have considered the risks of hosting too great for the audience, opting instead for digital shows.
Brand owned by
—Gucci, Saint Laurent, Bottega Veneta and Balenciaga – have decided not to have physical shows this season. Gucci and Saint Laurent have decided not to appear at all during Milan or Paris fashion week. Gucci will hold a digital special event in October or November, said a brand executive.
In July, Gucci and its designer, Alessandro Michele, reached more than 35 million viewers with a 12-hour live stream that broadcast a behind-the-scenes look at its yacht collection, called the Epilogue. The experience helps convince brands that they don’t need to rely on physical performances to create buzz, the executive said.
The move comes amid a pandemic-fueled reckoning about the show’s purpose, which sends huge caravans of journalists, industry buyers, influencers and celebrities to New York, London, Milan and Paris, twice a year – and that’s just for women ready-to-wear. . With so many brands touting their environmental performance, the pollution all air travel creates – and the cost – has some fashion houses wondering if a change is needed.
“We do not believe that fashion shows as they know them and fashion week are anything that matters to us anymore,” said the Gucci executive.
In France, brands are moving forward with their performances soaring coronavirus cases in Paris. The government on Wednesday announced new restrictions on gatherings in the city, but industry officials said the new rules would not affect fashion shows.
What will you wear this fall? Join the conversation below.
European fashion executives have spent months planning how to safely entertain audiences. To accommodate even a small audience, fashion houses measure the ceiling height of the premises and airflow patterns to determine how many people they can invite.
SE, the world’s largest luxury company, will hold shows in Paris for brands including Louis Vuitton and Dior. Chanel, the world’s second-largest fashion brand by revenue, returns to the airy exhibition space of the Grand Palais Paris, where the label’s past shows replicated the forests, beaches and rooftops of Paris.
In Milan, about a third of the catwalks are expected to host spectators. Giorgio Armani, who put on a digital show on Saturday, gave a quick response coronavirus test to all models and workers who entered his building.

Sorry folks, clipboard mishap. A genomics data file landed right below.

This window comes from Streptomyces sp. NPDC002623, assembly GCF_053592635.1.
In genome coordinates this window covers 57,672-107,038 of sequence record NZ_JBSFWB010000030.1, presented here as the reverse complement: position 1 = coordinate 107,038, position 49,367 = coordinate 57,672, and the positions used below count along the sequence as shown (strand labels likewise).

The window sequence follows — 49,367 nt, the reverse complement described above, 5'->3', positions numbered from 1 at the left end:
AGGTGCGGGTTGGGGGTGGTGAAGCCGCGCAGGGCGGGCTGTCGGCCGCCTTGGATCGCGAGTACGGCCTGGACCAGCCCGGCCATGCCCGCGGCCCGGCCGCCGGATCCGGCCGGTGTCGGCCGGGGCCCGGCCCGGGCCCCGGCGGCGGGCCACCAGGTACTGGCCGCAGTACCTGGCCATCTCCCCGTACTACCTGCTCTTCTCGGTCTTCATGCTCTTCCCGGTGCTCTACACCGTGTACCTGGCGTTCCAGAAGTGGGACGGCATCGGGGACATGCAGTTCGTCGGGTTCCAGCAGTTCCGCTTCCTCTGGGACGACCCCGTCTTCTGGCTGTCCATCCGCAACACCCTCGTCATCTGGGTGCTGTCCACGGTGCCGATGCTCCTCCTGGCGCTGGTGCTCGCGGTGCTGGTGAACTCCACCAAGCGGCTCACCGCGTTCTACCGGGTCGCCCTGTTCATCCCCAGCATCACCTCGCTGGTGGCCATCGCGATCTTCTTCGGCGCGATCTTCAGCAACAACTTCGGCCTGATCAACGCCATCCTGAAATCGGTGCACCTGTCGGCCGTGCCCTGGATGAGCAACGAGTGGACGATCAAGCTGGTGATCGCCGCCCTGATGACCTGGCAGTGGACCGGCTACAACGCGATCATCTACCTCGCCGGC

On Wednesday, LVMH’s Fendi is the first major fashion house to hold a live show. A string quartet is played as about 50 socially distant, masked spectators watch the Italian brand perform its style for next year’s spring and summer.
A small group of fans gathered near the entrance to Fendi’s headquarters in Milan, but guests inside sat a few feet apart on white sofas swerving along the runway.
Dolce & Gabbana’s fashion show takes place in a converted cinema, with a public announcement for guests to keep their masks on. After that, the announcement directed the audience to go in part, not all at once.
One reason brands are taking the risk is that some of the earliest attempts to digitally connect with audiences have stumbled. Earlier this month, during New York Fashion Week, most brands held special online fashion shows. That week generated far less buzz on social and traditional media than previous face-to-face fashion weeks, according to a company that tracks media interest.
Influencers and their followers are less involved with events when the influencer is not in the room, analysts say.
“Having an influencer in front of his laptop just posting, it’s not very effective,” said Michael Jaïs, chief executive of Launchmetrics, which monitors media for fashion brands.
Two of New York Fashion Week’s most successful shows had small live events, said Jaïs. Christian Siriano, who launched his brand after winning Season 4 of “Project Runway,” hosted a show for about 80 people at his home in Westport, Conn., Where his models used lawns as catwalks. Jason Wu, the Taiwanese-Canadian designer, caught the eye of the crowds at the rooftop garden of Spring Studios in New York.
“That’s the importance of physical performance,” said Mr Jaïs.
Copyright © 2020 Dow Jones & Company, Inc. All Rights Reserved. 87990cbe856818d5eddac44c7b1cdeb8